The genius of inner motivation

December 24, 2007

—Nina Pierpont, MD, PhD

Last time I described behaviorism, which is the molding of animal or human behavior by rewards and punishments.  The practice of behaviorism is so pervasive in our culture that it may seem startling to question it, but question it we must if we are to get to the root of some equally pervasive problems, like depression and addiction.

Behaviorism assumes that human beings are motivated from the outside rather than the inside.  It’s an industrial model of the human psyche, suggesting humans have to be set in motion by something external, like electricity for a machine.  The machine has no moving or motive force on its own—no motivation.  It is passive.

I suspect every reader has known the happiness of a baby, the willfulness of a toddler, and the imagination of a preschooler.  Young children are deeply socially connected.  They hang on your leg, copy everything you do, and cry when left alone to go to sleep.  Children are curious and interested in everything.  They get into mischief and run off.  They want to touch things and see how they act.  Children learn like sponges and figure things out.  As they grow, it is astonishing to hear what pops out of them which you didn’t think they knew, or never thought of yourself.

This is the baseline from which we start as people:  socially connected, embedded in families and extended family groups, curious, interested, full of imagination, and full of drive.  What else but drive gets a baby on his feet? Learning is as natural and biologically driven as breathing.  If it weren’t, no baby would learn to talk.

Children need guidance, but we can forget the notion that they are empty (or worse, bad) until adults pour knowledge or meaning into them, or that they need to be taught how to learn.

There are adverse circumstances, I will grant, that absorb so much of a child’s thinking that even by the tender age of five he is unable to pay attention to the world of school, or reacts fearfully to its intrusions.  These children need therapy, and attention to their home environment.

But most children arrive in kindergarten full of vigor and confidence.  Many adapt well and continue to enjoy school for some years.  Others come into immediate conflict with the school program, though they may have learned well and energetically for years at home.

Let me emphasize, however, that children are born intrinsically motivated, which means driven from the inside, especially into the satisfying relationships that will guide and mold their development.  Intrinsic motivation can persist and mature as people get older.  Healthy intrinsic motivation is very socially oriented.  We want to please and be pleased by the people close to us.  We want to share with them joy, discovery, and humor.  We share feelings of accomplishment and mastery, and the intrigue of new things.  We seek help with problems to solve and comfort for fear or woe.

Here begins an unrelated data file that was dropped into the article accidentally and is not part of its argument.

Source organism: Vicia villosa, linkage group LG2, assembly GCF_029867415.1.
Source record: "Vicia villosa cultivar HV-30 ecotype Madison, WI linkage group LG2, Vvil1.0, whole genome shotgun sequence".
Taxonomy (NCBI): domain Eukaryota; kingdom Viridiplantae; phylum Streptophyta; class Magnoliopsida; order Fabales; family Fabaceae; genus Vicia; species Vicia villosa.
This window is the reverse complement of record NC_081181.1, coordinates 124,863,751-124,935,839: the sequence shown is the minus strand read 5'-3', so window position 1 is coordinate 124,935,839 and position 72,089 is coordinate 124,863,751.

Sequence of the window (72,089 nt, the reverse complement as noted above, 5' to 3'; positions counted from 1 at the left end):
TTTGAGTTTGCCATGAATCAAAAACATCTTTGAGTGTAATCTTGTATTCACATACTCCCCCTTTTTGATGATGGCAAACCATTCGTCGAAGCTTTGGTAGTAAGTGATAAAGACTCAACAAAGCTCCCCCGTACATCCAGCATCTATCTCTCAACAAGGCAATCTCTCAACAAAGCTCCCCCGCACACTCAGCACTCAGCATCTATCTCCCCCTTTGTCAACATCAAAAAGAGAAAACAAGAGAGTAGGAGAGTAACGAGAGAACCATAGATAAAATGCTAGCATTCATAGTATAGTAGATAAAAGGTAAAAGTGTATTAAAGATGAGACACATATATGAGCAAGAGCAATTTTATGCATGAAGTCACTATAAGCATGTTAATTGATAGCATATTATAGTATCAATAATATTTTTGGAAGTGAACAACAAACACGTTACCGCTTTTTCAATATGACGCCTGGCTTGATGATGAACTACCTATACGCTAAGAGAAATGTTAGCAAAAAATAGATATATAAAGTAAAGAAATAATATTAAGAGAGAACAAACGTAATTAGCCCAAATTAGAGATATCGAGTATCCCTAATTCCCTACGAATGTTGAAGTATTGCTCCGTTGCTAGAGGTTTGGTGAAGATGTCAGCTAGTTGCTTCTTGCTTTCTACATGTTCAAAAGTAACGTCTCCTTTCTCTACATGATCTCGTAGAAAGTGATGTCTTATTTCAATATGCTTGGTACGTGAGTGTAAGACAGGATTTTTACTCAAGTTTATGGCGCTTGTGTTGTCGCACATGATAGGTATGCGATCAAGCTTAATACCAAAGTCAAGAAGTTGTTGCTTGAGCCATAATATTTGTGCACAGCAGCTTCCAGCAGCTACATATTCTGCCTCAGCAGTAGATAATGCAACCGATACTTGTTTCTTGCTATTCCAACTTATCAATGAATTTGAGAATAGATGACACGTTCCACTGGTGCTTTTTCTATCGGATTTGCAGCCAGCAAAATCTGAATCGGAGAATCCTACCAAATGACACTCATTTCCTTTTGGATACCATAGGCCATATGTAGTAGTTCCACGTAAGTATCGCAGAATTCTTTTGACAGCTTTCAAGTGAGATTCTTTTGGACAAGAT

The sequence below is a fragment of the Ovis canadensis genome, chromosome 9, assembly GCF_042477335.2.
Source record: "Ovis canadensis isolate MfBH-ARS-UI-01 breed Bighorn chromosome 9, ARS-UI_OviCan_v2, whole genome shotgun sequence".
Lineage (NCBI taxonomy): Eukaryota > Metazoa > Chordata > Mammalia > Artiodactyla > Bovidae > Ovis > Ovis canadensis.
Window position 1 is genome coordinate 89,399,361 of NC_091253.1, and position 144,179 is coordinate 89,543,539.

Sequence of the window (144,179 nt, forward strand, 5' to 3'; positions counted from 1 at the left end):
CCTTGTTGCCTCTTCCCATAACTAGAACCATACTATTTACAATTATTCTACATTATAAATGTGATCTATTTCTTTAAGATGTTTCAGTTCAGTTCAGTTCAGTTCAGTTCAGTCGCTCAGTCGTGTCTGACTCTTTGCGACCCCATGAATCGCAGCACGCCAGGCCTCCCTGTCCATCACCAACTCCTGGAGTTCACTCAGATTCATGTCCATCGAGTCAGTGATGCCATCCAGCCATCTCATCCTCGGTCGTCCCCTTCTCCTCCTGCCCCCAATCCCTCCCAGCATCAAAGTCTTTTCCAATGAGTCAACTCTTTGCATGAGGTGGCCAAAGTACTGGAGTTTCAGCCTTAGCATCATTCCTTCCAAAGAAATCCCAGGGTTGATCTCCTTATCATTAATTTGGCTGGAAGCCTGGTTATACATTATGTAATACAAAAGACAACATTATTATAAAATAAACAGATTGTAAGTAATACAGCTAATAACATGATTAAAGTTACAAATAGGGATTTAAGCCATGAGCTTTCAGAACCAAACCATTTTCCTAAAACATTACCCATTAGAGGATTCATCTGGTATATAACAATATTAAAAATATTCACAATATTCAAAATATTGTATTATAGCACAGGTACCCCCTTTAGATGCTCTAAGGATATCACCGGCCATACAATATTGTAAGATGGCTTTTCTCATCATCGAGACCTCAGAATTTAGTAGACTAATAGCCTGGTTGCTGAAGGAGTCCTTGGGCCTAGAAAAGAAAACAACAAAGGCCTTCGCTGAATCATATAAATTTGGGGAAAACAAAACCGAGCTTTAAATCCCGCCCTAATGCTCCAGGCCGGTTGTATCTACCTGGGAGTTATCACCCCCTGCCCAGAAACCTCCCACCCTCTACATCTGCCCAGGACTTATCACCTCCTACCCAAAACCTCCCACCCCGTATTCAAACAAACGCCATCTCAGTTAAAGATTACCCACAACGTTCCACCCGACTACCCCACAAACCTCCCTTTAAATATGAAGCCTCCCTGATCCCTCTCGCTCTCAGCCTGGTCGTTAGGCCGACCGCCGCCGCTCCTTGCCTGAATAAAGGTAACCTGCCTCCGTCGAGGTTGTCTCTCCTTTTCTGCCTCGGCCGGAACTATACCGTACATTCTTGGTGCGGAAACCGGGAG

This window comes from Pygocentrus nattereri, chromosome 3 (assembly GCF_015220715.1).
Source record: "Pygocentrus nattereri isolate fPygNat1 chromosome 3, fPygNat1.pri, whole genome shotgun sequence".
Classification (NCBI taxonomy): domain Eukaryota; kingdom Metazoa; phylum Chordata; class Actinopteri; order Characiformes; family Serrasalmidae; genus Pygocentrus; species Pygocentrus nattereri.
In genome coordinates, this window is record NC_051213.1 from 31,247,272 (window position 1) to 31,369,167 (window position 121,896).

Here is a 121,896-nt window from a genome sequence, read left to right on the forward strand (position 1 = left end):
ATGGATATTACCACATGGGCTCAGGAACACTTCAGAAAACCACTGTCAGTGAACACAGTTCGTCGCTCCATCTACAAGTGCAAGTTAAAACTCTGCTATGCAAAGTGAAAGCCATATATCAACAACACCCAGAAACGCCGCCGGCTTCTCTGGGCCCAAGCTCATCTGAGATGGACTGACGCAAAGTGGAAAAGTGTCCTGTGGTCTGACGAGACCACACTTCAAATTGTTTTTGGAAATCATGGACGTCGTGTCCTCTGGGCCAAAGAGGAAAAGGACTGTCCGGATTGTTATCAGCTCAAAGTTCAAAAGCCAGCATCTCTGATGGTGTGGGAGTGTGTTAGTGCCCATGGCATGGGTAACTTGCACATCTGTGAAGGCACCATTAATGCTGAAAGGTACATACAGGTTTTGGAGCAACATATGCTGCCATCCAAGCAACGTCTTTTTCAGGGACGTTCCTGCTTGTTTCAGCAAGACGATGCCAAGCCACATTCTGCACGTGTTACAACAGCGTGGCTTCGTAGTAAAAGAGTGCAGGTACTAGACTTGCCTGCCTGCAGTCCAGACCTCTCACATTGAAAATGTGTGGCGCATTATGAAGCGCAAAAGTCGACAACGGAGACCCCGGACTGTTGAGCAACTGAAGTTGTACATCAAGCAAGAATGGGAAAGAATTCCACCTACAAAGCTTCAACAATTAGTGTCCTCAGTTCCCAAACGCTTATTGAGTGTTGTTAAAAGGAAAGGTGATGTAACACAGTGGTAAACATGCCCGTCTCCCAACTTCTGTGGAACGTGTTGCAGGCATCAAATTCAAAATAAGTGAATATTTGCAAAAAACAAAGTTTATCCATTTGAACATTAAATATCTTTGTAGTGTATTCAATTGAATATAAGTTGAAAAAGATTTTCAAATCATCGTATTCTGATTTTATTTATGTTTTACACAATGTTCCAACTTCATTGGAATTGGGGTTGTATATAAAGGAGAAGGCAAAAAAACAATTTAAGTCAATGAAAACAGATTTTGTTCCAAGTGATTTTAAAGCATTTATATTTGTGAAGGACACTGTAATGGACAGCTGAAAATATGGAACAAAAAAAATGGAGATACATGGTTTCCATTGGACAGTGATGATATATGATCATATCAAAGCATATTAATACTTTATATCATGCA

Intrinsic motivation is a sense of interest in the thing itself.  It may be work or play, solitary or together, a toy or a tool.  There is something about the thing or the action that is beautiful, compelling, or satisfying.  It fits our own distinctive personalities and abilities.  Again, this is healthy intrinsic motivation.

Extrinsic motivation comes from the outside.  We don’t particularly want to do something, but out of seeming necessity or compulsion, we do it.  A child would rather stay up, but goes to bed because his parents make sure he does.  He tries vegetables in order to get a promised dessert.  Homework must be done or grades will be low, parents will be mad, and he might get grounded.  An adult dislikes his job, but goes because it pays better than other jobs.

Extrinsic motivators (such as rewards, punishments, praise, grades, and performance bonuses) have been shown in settings from schools to businesses to get people focused on the rewards and on the evaluation process, to the detriment of the interest they feel and the thought they put into the tasks for which they are being evaluated.  As the focus on extrinsic motivation goes up, the strength of intrinsic motivation goes down.

And what happens when a person has a void of intrinsic motivation?  I think several things.  One is a void of satisfaction, pleasure, and connectedness to other human beings, which is the feeling known as depression.  This feeling may intensify in mid adulthood, a time when a person’s real human affinities and distinctive interests tend to reassert themselves.  The second problem is the things that rush in to fill the void of intrinsic motivation—alcohol, drugs, early and inappropriate sex, violence as fun, gambling, compulsive buying, etc.  The addictions, in other words.

More on this next time.